website: (http://library.northeastern.edu/research/resources/a-to-z-index#C). Scroll to find it.
Another is “Academic Search Premier,” which is also on our library’s website:
(http://library.northeastern.edu/research/resources/a-to-z-index#A). Scroll to find it.
Yet another is Google Scholar (http://library.northeastern.edu/research/resources/a-to-z-index#G) Scroll to find it.
Q: What are some examples of concepts I could use?
A: You can use any concept from that is not overly broad (another example: don’t use “non-verbal communication” as a
concept – focus on one element of non-verbal communication, like haptics). Consult your book and notes.
Q: How will you assess this assignment?
A: See the rubric. I will evaluate the degree to which the explanations of your concepts are complete and correct; the degree
to which you use your scholarly sources effectively and consistently; the degree to which you explain your clips; and the
degree to which you correctly, comprehensively, and convincingly connect your concepts to your clips. I will also be looking
for clear and effective writing, proper citations, and a correct works cited page.
Q. What is the biggest issue you see from one semester to the next on this assignment?
A: Two things actually. First, students are often too reliant on quotes. Please don’t just put quote after quote in the paper. To
demonstrate your understanding of the content, you should use your own words throughout the paper and paraphrase
effectively (i.e., copying another’s sentence verbatim except for swapping out a single word isn’t sufficient) Write as if you
were explaining the concepts and ideas to a friend.
The second issue I often see is students not providing sources. It should be clear where ALL the conceptual information in
your paper came from. Please don’t submit paragraph after paragraph without a single citation. Most (if not all) of your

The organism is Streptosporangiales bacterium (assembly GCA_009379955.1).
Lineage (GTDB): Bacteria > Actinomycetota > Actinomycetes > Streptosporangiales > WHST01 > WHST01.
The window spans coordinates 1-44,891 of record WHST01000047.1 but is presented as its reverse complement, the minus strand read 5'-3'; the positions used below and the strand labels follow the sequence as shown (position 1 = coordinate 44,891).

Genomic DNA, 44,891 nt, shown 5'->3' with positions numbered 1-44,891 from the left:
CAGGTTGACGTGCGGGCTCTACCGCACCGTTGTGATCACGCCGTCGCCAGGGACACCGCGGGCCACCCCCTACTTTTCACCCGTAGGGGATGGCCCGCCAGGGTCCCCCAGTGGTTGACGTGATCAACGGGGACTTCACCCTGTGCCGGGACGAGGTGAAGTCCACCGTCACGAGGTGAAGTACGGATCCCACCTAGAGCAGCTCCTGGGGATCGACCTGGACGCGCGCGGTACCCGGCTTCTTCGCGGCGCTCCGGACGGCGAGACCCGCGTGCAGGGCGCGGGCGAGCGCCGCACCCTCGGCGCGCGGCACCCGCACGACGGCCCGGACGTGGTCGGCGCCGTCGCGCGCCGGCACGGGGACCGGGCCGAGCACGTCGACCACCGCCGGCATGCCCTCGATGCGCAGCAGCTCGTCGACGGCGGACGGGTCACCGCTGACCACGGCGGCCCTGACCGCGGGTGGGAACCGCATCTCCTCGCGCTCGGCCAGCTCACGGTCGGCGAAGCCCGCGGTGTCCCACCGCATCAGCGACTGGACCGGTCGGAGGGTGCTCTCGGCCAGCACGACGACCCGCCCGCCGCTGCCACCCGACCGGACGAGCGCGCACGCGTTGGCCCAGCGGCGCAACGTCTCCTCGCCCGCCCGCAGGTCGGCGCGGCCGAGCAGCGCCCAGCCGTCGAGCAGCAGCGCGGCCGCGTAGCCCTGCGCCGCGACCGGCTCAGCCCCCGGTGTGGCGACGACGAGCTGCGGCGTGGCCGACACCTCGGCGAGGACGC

citations will be in your concept explanations.
What Not To Do
People are usually attracted to romantic partners who they perceive as having socially desirable traits like physical beauty,
intelligence, and kindness. However, research suggests that the very traits that lead an individual to form a relationship with
someone may ultimately be what leads that relationship to dissolve. For example, someone may initially be drawn to a
romantic partner because of their sense of humor; however, if they later believe that their partner can never be serious, they
may perceive the relationship as unsalvageable. Fatal attraction may also occur in married couples, as research shows couples
in marriage therapy often identify initial qualities in a partner as sources of current relational problems.
What To Do
People are usually attracted to romantic partners who they perceive as having socially desirable traits like physical beauty,
intelligence, and kindness (Femlee, 1995). However, research suggests that the very traits that lead an individual to form a
relationship with someone may ultimately be what leads that relationship to dissolve (Femlee, 1995). For example, someone
may initially be drawn to a romantic partner because of their sense of humor; however, if they later believe that their partner
can never be serious, they may perceive the relationship as unsalvageable (Guerrero, Anderson, & Afifi, 2017). Fatal
attraction may also occur in married couples, as research shows couples in marriage therapy often identify initial qualities in a
partner as sources of current relational problems (Pines, 1997).